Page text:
Peering down river, what will happen next? Will Márquez’s order be appealed? Will the agencies propose new rules any time soon? Will they scale back their ambition and make minimal changes to the WOTUS definition this time around? Or will they launch into new and unchartered waters? Time to batten down the hatches once again.

It's Deja Vu All Over Again With Storm Waters of U.S. Rule

War on Science — and Environment
Author
Stephen R. Dujack - Environmental Law Institute
Akielly Hu - Environmental Law Institute
Environmental Law Institute
Environmental Law Institute
Current Issue
Issue
5

One voter in seven believes that Hillary Clinton is running a cabal of satan-worshipping cannibalistic pedophiles. A member of Congress charges that last year’s wildfires in the western states were caused by Jewish space lasers. A U.S. senator insists that China aims to breed a race of super soldiers by harvesting visiting athletes’ DNA when it hosts the winter Olympics in 2022. The Ohio legislature recently heard testimony alleging that the Covid vaccines are magnetizing people. According to a 2012 survey, one in four members of the U.S. public does not know the Earth orbits the Sun. A poll by the Associated Press in 2014 found that four in ten Americans dispute evolution and half do not believe the Big Bang theory.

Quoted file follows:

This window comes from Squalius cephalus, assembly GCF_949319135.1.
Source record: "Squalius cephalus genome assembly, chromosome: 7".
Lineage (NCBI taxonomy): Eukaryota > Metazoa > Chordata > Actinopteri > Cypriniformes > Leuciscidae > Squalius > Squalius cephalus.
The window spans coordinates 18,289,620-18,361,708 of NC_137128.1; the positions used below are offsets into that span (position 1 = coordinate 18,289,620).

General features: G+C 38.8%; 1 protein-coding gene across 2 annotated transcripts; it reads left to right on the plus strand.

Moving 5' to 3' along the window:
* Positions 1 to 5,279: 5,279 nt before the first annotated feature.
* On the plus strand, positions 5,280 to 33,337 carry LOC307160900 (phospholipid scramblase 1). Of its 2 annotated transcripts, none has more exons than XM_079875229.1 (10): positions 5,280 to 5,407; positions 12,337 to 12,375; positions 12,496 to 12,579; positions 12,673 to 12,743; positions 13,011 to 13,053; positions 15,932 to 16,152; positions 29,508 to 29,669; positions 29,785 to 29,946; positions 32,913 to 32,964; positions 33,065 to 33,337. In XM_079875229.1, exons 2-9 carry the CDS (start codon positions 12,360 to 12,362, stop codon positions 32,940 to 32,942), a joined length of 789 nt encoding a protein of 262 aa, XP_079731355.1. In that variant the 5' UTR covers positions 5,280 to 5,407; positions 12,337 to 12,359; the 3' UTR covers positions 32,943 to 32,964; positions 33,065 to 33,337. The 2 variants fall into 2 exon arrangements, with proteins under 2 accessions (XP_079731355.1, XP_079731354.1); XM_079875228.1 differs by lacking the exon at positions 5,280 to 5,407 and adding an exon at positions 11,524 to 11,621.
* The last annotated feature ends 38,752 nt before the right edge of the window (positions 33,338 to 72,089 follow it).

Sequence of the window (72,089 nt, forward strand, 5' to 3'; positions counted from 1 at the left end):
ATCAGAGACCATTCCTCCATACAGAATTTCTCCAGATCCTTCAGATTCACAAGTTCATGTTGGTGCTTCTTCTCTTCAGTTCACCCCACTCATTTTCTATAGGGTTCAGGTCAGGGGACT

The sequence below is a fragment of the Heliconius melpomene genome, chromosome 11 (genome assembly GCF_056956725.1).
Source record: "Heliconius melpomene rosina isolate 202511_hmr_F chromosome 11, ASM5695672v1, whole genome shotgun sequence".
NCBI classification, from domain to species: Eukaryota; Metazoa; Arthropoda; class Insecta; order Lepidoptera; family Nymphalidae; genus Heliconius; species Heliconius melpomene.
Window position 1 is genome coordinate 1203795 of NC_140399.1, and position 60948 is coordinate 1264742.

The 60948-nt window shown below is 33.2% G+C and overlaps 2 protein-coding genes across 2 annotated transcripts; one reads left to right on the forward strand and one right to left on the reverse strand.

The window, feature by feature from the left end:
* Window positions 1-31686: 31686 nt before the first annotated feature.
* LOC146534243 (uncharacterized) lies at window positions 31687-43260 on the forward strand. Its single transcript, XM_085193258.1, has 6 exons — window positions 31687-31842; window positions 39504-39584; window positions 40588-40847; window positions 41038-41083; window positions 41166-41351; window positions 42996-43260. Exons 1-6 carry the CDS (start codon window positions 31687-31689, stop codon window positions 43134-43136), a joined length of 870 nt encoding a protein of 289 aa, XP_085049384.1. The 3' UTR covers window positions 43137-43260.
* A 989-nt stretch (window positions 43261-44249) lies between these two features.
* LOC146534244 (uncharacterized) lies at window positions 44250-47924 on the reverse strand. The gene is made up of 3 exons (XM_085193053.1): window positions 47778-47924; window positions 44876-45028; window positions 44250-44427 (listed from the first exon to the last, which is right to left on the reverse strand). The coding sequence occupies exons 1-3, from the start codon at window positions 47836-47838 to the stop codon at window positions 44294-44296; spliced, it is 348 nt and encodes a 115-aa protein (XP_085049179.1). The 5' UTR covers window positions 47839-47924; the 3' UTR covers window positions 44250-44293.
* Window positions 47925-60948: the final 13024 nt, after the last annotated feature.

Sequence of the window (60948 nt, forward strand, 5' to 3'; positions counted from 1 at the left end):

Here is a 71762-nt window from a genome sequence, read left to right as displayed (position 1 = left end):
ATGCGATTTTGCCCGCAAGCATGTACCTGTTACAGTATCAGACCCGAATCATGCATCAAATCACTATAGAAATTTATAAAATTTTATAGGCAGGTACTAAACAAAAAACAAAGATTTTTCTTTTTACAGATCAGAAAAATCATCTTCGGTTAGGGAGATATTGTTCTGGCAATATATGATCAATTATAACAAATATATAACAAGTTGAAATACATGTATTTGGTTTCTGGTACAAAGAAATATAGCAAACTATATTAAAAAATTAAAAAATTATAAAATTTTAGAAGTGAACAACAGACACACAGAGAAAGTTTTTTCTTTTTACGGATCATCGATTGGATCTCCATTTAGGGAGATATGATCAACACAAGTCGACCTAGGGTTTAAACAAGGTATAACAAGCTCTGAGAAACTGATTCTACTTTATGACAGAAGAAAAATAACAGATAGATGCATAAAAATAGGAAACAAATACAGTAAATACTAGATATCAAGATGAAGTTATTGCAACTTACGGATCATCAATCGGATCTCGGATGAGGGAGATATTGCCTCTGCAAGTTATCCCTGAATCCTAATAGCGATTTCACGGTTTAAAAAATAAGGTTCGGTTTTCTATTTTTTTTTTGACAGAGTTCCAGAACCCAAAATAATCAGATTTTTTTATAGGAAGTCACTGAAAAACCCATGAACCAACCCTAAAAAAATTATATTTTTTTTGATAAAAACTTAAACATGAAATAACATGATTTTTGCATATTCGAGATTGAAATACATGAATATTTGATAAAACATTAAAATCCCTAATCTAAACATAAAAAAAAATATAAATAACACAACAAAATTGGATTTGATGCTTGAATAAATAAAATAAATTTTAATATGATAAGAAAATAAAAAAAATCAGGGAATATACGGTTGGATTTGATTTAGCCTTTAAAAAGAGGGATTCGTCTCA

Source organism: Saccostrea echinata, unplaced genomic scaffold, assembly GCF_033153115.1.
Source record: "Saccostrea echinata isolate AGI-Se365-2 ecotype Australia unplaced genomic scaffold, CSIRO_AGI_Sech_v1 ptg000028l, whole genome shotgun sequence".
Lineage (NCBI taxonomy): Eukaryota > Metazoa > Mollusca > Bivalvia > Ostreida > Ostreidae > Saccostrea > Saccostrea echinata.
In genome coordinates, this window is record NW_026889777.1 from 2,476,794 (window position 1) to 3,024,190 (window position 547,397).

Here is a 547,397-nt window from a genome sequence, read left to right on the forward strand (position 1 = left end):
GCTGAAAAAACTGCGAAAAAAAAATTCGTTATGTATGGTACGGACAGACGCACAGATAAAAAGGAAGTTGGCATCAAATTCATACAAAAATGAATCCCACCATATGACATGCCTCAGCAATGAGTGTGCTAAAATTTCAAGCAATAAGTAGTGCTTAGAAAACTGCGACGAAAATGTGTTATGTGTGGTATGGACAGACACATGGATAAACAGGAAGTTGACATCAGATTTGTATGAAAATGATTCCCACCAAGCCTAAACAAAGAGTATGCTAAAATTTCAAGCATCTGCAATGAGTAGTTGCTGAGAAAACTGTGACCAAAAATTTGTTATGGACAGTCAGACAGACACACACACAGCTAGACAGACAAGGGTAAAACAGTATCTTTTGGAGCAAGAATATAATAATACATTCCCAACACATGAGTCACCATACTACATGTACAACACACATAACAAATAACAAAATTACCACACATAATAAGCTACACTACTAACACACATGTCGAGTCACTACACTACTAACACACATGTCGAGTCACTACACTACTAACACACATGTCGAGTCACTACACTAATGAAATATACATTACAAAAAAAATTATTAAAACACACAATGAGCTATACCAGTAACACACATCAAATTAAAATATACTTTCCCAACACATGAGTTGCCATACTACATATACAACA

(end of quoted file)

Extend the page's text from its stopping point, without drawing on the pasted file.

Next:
According to Peter Lantos, reporting new poll results in the Skeptical Inquirer last spring, the situation is getting worse. Indeed, one third of the country is now suspicious of science in general, a larger portion of the populace than in other surveyed nations. “People are becoming increasingly distrustful of science; they express doubts about the validity of scientific findings. One hears popular slogans, such as that the scientific method doesn’t work; science has an agenda; science is unreliable.” This is bad news for environmental protection, which is based on government’s using the best available science to require public and private actions.